Note: cross-posted at LinkedIn
Open Badges are web-native digital credentials that allow anyone to recognise anyone else for anything. One popular approach is microcredentialing, although there is a growing movement around Open Recognition.
It’s not long since the third major version of the standard was released, with this one aligning with the W3C’s Verifiable Credential data model. If that sounds like a mouthful, and if reading specification documents makes your eyes glaze over, here’s a few highlights to explain what’s new.
1. A Farewell to Email Addresses
Although it’s technically been possible to use something other than email addresses in previous versions of the Open Badges standard, almost nobody has done so. Using an email address as an identifier can be problematic in terms of privacy, security, and long-term maintenance, as email addresses can change or become inactive over time.
Verifiable Credentials use a decentralised identifier (DID), which provides a unique, persistent, and secure way of proving who you are. This can be based on virtual wallets built into web browsers and smartphone apps, although they don’t have to be. In fact, you can generate a DID from a phone number or email address.
The DID method ensures greater privacy and security, as well as long-lasting recognition of achievements, independent of changes in the recipient’s email address. Although there may be a little bit of confusion to begin with, hopefully badge platforms will make this extremely easy to use.
2. Image-free recognition
One of the mandatory requirements of Open Badges is to use some sort of image. In fact, the metadata is hard-coded into the image as part of the ‘baking’ process. I do like a good badge image, but sometimes they can be a barrier to recognition because organisations want to ensure consistency with a house style.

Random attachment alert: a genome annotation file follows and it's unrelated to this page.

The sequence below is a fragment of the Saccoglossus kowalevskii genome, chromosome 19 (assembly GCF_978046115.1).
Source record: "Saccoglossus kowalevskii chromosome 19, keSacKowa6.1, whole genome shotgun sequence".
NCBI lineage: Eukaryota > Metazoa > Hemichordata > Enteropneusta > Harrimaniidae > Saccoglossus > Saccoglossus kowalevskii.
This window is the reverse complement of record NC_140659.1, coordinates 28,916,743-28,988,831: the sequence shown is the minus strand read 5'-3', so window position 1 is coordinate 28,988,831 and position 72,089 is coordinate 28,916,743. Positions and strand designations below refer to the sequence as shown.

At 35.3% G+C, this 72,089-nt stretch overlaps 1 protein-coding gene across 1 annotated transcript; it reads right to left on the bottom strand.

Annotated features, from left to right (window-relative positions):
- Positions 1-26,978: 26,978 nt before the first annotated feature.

With Open Badges v3.0, the alignment with the Verifiable Credentials data model means that there is no longer any requirement for an image. Verifiable Credentials are primarily focused on data and use something called JSON-LD (a standard for linked data) to describe the content. This approach means that the badge/credential is both human- and machine-readable.
While I hope it’s not the end for images in badges, I do think that it’s incredibly helpful to be able to recognise others quickly and easily.
3. Greater control
With Open Badges, the badge earner has to either share none of the details (the metadata) about their badge, or all of it. Verifiable Credentials allow for more granular control using ‘Verifiable Presentations’. This means that holders can choose what information to share and with whom, giving them greater autonomy and flexibility.
There are all kinds of things possible with this approach, including for example having an ID card in the form of a Verifiable Credential. Using the Verifiable Presentation approach, an individual could, for example, remain anonymous while still being able to prove that they are of a legal age to buy alcohol, or have the correct licence to drive a car.
In a learning context, someone could choose to create a Verifiable Presentation of several of their badges/credentials for the purposes of applying to university or for a job. Alternatively, the Verifiable Presentation could be made up of different people’s data showing the skills and achievements of a cohort. It’s very flexible.
As the technological landscape of learning and development continues to evolve, it’s important for educators and organisations to understand what’s possible. While Open Badges v2.1 is a great standard upon which to build, the opportunities with v3.0 using the Verifiable Credentials data model are exciting! I’m looking forward to starting to issue badges using the new approach, and sharing more information as I go.
Image CC BY-ND Visual Thinkery for WAO